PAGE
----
It suddenly dawned on me that I needed to backtrack a bit and move further up the ridge—away from Nolan, and closer to the direction our bull would be coming from if he decided to throw caution to the wind and seek out his rival. I quickly covered about 35 yards of ground—staying behind cover—before I peeked out again at the bull. No sooner had I found him than he started on a trot right along the rim of the basin that connected up with the ridge we were on. What had triggered his decision to come running was the soft cow call that Nolan emitted as he moved farther down the ridge away from me. We were definitely going to have a close encounter soon, and I found myself praying it would not happen too soon, before I was fully ready.

My immediate problem was that I hadn’t yet picked a good hiding place from which to make my shot. I could see that the bull would undoubtedly make maximum use of the available cover, by crossing over the ridge crest I was on at some 40 yards out, and then make a right-angle turn left, to pass behind a long hedgerow of junipers that would lead him down the ridge, right past me (I hoped), and beyond to where Nolan lay hidden, pretending to be a lovelorn cow. As he passed behind a small clump of trees, I made a quick decision to expose myself for a split second or two and set up ten yards away, on my knees, with my back right up against one big, fat juniper bush. I would then be facing the hedgerow, just opposite the end closest to Nolan. It was a gamble made in desperation, but it paid off in spades.

As the bull trotted across the crest of my ridge, for a fraction of a second I saw his magnificent rack silhouetted against the darkening eastern sky. The sight gave me goose bumps. Nolan let out another series of cow calls, and the bull—not 30 yards from me, behind the hedgerow—gave forth another awesome, throaty blast. This bugle, at such close range, absolutely made my hair stand on end! A branch snapped loudly under-hoof, and then I saw those ivory antler-tips moving forward, just above the tops of the junipers. It was obviously a very tall rack, as I could hardly believe how far above the ground that ivory seemed to be.

The bull was now 10 yards from the end of the hedgerow. I came to full draw and aimed for the ample shooting lane I figured he would be entering in mere seconds. My only worry was what the wind was doing. I had tested it a minute before with my little puff-bottle, and the evening thermals had seemed to be moving from me right down through my shooting lane. Would I have time to get the shot off before the bull bumped into my scent trail?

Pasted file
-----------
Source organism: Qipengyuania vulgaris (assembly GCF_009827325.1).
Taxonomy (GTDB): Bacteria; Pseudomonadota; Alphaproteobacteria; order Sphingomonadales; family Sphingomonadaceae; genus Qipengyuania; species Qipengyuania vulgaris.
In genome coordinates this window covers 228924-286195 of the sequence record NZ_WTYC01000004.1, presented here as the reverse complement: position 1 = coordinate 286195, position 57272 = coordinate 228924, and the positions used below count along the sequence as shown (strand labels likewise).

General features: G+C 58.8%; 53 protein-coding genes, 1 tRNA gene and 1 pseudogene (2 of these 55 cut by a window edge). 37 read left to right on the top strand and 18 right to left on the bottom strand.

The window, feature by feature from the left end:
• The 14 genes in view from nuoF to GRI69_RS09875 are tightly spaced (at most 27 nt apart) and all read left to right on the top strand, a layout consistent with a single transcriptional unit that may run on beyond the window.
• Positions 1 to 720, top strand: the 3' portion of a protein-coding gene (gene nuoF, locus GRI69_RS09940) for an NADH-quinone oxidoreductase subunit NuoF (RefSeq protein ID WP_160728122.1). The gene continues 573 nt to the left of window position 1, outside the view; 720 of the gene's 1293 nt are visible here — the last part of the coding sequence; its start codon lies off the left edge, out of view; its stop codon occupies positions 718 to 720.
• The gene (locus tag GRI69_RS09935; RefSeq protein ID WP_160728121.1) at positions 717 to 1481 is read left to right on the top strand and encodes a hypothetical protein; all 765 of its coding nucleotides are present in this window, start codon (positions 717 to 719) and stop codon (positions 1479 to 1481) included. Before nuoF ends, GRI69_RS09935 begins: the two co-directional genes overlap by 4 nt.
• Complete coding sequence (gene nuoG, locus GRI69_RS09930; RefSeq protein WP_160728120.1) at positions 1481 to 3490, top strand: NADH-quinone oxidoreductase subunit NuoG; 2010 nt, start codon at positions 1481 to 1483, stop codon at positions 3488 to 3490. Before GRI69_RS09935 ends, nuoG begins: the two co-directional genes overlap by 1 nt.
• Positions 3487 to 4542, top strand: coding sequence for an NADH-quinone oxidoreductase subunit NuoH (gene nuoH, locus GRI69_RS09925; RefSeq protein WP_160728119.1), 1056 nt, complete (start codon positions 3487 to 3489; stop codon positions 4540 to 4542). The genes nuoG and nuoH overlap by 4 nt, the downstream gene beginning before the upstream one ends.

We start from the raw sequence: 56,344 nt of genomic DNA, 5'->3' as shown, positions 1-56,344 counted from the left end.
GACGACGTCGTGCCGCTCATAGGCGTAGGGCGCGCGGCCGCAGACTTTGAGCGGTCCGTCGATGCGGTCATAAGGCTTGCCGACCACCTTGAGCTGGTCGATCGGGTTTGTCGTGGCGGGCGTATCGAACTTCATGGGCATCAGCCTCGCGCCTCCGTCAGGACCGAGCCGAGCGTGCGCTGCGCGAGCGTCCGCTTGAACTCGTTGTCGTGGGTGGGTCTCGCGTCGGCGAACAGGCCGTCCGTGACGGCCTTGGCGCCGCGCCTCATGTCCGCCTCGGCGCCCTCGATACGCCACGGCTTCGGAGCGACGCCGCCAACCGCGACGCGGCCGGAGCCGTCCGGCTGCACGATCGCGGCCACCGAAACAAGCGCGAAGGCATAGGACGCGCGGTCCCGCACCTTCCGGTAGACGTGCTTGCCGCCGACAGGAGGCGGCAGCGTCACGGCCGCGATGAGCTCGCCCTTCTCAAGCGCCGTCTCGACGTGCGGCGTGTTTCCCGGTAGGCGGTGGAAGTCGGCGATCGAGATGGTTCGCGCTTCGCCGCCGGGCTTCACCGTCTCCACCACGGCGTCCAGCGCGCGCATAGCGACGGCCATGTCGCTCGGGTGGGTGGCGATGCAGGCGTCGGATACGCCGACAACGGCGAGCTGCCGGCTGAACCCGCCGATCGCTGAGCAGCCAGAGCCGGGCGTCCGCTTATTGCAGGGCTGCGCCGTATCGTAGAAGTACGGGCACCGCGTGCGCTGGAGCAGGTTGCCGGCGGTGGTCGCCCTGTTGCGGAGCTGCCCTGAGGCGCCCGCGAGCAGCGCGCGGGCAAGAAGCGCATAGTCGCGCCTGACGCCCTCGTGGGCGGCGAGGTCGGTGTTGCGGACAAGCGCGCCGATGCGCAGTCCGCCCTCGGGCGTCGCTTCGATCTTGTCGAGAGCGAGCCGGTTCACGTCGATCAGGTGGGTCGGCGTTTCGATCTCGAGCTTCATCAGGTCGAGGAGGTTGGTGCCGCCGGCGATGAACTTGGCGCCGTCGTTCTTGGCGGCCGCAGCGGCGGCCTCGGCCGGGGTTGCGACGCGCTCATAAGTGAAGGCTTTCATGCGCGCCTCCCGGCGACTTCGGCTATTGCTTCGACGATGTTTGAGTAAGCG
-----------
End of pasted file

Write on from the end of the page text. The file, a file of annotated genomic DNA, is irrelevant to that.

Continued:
I didn’t have long to wonder. His head appeared first, looking straight ahead. (That cow had to be down there, somewhere!) Then his neck became visible. One more stride would give me his rib cage as a target! But it never happened. In the blur of an instant, he pivoted his body 90 degrees and was staring right down my drawn arrow shaft. The moment of truth was now; he had my scent.

I knew he could not be much more than 20 yards from me, and I also knew that the direct, front entry to his boiler room represented the only shot opportunity I was ever likely to get. At the precise moment I released the bowstring, he wheeled back the way he had come. My arrow arrived quickly, but not quite fast enough. His right-front shoulder had time to rotate just far enough to interpose itself between my broadhead and his vitals. The harsh sound of bone greeted my ears with a loud “thwack,” and the animal was instantly out of sight. The noise of his crashing through the brush was only audible for a few seconds; then all was quiet. I stood up to listen for several minutes, but there was only complete silence.